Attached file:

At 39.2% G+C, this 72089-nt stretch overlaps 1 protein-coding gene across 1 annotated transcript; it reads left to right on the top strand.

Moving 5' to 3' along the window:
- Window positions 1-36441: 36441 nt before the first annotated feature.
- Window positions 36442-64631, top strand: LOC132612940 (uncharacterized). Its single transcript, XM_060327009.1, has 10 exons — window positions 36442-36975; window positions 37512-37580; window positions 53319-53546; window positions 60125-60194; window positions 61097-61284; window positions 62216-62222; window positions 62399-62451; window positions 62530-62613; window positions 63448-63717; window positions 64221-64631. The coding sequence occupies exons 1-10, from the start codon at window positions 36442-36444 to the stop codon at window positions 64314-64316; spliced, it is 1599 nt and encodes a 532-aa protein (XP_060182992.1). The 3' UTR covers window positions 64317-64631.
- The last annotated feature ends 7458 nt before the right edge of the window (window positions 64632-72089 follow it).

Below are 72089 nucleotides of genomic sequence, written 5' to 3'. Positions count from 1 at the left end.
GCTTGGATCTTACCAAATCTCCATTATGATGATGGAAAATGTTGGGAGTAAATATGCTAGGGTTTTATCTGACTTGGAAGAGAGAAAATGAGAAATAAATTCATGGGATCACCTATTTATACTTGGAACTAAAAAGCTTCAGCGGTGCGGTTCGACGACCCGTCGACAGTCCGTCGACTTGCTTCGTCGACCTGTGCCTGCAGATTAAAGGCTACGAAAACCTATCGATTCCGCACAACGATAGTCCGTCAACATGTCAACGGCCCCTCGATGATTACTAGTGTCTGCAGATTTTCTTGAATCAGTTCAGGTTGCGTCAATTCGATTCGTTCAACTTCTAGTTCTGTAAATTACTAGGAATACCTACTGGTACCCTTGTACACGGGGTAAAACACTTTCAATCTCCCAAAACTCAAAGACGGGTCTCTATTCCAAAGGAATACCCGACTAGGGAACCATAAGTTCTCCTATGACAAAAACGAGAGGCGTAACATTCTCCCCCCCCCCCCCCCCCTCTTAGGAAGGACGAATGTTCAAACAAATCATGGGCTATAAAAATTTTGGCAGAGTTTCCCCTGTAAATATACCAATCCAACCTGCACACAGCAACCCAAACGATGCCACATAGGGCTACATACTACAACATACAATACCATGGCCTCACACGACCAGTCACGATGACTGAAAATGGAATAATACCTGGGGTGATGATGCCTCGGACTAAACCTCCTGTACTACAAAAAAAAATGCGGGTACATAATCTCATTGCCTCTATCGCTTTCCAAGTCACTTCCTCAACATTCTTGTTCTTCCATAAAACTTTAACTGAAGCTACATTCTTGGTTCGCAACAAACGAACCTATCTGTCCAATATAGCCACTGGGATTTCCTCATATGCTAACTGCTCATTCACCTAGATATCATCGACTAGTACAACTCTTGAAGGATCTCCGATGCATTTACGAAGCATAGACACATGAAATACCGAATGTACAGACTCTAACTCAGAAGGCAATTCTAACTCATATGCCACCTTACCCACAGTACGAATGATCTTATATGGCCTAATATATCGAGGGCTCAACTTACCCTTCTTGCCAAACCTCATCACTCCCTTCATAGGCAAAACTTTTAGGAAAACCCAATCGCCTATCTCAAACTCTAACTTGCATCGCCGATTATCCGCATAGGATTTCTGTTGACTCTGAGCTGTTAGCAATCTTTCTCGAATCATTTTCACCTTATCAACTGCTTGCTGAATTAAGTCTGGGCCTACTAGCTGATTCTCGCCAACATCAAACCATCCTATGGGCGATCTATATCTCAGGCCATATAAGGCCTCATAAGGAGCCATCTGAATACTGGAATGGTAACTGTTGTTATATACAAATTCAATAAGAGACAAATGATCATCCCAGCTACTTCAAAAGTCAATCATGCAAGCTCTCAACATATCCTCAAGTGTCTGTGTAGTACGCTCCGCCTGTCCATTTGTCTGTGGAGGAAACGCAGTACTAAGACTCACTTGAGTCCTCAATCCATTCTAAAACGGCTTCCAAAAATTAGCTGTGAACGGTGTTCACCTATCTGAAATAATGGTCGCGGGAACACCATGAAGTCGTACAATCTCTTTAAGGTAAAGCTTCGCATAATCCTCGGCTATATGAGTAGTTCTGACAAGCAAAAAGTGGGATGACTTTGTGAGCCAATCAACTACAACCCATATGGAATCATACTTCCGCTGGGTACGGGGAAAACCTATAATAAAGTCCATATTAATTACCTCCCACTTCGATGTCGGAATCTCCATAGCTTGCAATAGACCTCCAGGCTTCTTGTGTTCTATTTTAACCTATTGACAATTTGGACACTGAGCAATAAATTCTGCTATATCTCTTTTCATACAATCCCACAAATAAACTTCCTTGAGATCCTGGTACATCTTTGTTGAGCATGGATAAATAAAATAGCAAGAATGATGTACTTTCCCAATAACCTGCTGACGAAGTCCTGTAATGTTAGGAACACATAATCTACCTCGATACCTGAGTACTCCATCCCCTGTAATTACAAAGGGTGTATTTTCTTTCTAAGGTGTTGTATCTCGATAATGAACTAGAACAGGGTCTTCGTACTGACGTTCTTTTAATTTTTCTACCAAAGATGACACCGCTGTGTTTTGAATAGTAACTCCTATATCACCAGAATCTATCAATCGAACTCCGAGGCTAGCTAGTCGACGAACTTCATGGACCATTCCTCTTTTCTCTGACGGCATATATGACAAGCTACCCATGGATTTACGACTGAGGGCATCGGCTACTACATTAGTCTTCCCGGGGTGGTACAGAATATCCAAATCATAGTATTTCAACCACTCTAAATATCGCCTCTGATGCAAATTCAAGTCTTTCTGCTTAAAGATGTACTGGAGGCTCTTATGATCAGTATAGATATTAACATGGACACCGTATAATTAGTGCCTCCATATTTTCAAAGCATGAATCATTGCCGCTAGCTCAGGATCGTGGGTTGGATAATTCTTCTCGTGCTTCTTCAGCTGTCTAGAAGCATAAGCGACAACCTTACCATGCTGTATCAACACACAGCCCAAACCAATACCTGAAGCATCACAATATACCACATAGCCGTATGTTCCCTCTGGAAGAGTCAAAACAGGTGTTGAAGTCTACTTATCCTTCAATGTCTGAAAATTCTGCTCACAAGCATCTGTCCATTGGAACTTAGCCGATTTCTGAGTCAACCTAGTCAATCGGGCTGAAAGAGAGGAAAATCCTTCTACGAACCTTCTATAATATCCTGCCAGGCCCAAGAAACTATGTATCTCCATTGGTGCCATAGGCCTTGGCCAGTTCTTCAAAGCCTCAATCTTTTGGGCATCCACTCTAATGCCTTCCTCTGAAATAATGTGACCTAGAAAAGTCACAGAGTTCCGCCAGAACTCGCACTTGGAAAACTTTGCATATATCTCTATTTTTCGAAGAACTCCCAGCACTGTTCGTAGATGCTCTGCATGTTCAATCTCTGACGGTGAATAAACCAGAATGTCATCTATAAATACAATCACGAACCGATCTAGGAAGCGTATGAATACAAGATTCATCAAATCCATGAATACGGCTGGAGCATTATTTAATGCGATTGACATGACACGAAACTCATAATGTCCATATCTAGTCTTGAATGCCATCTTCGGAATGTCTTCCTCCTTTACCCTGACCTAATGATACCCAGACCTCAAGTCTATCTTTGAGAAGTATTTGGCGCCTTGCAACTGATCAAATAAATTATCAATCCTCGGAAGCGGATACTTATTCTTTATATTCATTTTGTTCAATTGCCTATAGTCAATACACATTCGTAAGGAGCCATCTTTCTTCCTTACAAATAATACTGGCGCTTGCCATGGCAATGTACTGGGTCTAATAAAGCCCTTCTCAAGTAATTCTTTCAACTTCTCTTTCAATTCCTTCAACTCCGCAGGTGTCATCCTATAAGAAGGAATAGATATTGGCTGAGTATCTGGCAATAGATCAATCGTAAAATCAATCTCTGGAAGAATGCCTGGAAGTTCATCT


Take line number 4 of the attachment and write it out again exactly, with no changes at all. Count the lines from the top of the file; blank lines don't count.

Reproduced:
- Window positions 36442-64631, top strand: LOC132612940 (uncharacterized). Its single transcript, XM_060327009.1, has 10 exons — window positions 36442-36975; window positions 37512-37580; window positions 53319-53546; window positions 60125-60194; window positions 61097-61284; window positions 62216-62222; window positions 62399-62451; window positions 62530-62613; window positions 63448-63717; window positions 64221-64631. The coding sequence occupies exons 1-10, from the start codon at window positions 36442-36444 to the stop codon at window positions 64314-64316; spliced, it is 1599 nt and encodes a 532-aa protein (XP_060182992.1). The 3' UTR covers window positions 64317-64631.